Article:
A: An enantiomer of a chiral molecule rotates light in a certain direction when plane-polarized light passes through one of the two enantiomers. When the same plane-polarized light is passed through the other enantiomer, that enantiomer rotates light in the opposite direction by the same amount.
The light will rotate counterclockwise for one enantiomer and clockwise for the other. Because chiral molecules can rotate the plane of polarization differently as a result of interacting with an electric field differently, they are known as optically active molecules.
Q12: What are Enantiomers?
A: The Chiral molecule has two mirror images that cannot match perfectly-the mirror images are non-superimposable. The mirror images of a compound are called enantiomers.
Q13: Is glucose optically active?
A: Yes, Due to the chiral centers of four carbon atoms within glucose make it an optically active compound.
Q14: What is a formula for SOR?
A: The formula for SOR is,
OR/(Conc. of Sample x Path length)
[α] = —————-
c x l
where, α = Specific Optical Rotation,
αobserved = Optical Rotation,
c = Concentration of sample,
l = Path Length
Q15: What is the length of the polarimeter tube?
A: There is no specific length, it varies from 5 mm to 200mm.
Q16: How do you find the concentration of a polarimeter?
A: Let’s see an example to understand this answer,
For example, if a sample prepared by dissolving 2 g of optical material in water to a final volume of 20 mL and measuring its optical rotation in a 5.0 cm cell was determined to have an optical rotation of +5.5 degrees, then the concentration of the sample 2 g/20 mL = 0.2 g/ml, and, [α] = 5.5/(0.2×5) = 5.5.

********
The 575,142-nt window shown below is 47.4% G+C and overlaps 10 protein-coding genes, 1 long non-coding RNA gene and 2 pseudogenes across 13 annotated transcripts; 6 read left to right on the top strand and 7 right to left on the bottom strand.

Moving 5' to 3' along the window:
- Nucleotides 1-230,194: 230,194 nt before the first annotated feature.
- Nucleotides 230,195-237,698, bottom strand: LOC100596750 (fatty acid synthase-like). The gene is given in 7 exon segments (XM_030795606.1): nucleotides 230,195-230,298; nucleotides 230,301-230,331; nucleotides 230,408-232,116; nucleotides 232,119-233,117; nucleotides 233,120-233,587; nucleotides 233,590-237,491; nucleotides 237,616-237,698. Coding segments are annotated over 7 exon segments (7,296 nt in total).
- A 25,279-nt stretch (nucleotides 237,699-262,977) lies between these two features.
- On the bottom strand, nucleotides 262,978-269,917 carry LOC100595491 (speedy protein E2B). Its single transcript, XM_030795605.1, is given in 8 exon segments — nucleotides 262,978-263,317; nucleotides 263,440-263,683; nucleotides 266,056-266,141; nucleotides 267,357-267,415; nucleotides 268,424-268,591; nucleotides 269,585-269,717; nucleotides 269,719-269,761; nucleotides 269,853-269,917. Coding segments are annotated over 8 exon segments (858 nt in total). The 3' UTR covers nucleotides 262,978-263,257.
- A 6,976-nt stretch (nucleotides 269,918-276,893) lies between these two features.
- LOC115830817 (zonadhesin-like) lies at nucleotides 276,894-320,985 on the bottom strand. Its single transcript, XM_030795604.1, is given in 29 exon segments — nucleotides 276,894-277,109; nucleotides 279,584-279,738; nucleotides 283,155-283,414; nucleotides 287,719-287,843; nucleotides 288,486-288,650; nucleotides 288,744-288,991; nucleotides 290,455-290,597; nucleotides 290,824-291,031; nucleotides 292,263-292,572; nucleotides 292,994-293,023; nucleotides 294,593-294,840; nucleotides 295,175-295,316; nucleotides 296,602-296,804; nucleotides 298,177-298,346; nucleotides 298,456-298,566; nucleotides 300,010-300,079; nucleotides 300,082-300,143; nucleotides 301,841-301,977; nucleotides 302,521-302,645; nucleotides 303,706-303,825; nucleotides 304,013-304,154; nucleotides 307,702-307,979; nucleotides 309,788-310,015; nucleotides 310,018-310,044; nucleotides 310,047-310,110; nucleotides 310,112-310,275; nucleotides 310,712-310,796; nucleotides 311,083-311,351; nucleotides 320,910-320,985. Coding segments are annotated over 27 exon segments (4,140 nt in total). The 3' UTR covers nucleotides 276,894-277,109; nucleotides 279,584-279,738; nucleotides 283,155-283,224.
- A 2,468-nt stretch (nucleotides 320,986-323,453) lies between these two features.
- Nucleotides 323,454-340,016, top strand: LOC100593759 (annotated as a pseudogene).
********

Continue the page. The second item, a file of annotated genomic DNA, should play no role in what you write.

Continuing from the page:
Q17: Why sucrose is used for the calibration of the polarimeter?
A: Basically, polarimetry analyzes the angle of rotation of transverse waves (e.g., electromagnetic light), which passes through optically active fluids like sucrose, which is nearly ideal for testing and calibration.
Q18: In calibrating polarimeters, why should sucrose solutions of 10%,20%,30% be used?
A: When we use above 30% concentration, assume we use 40% concentration or more. In such a case, two molecules will be arranged one behind the other, and you will have a minimum optical rotation with respect to actual concentration.
Q19: What is the wavelength of the polarimetry lamp?
A: 589.44nm, Sodium lamp polarimeter.
Q20: What is the value of specific rotation of sugar solution?
A: The value of the specific rotation solution is 0.
Q21: How do you fill a polarimetry tube?
A: A slight incline should be achieved with the tube.
Q22: Which waves can not be polarized?
A: As long as the motion of particles is in one dimension, longitudinal waves cannot be polarized, such as sound waves. Therefore, ultrasonic waves cannot be polarized since they are sound waves.
Q23: What is the use of specific rotation?
A: When producing pharmaceuticals and cosmetics, for instance, specific rotation of products can be a key parameter to control the purity of the optical active ingredients.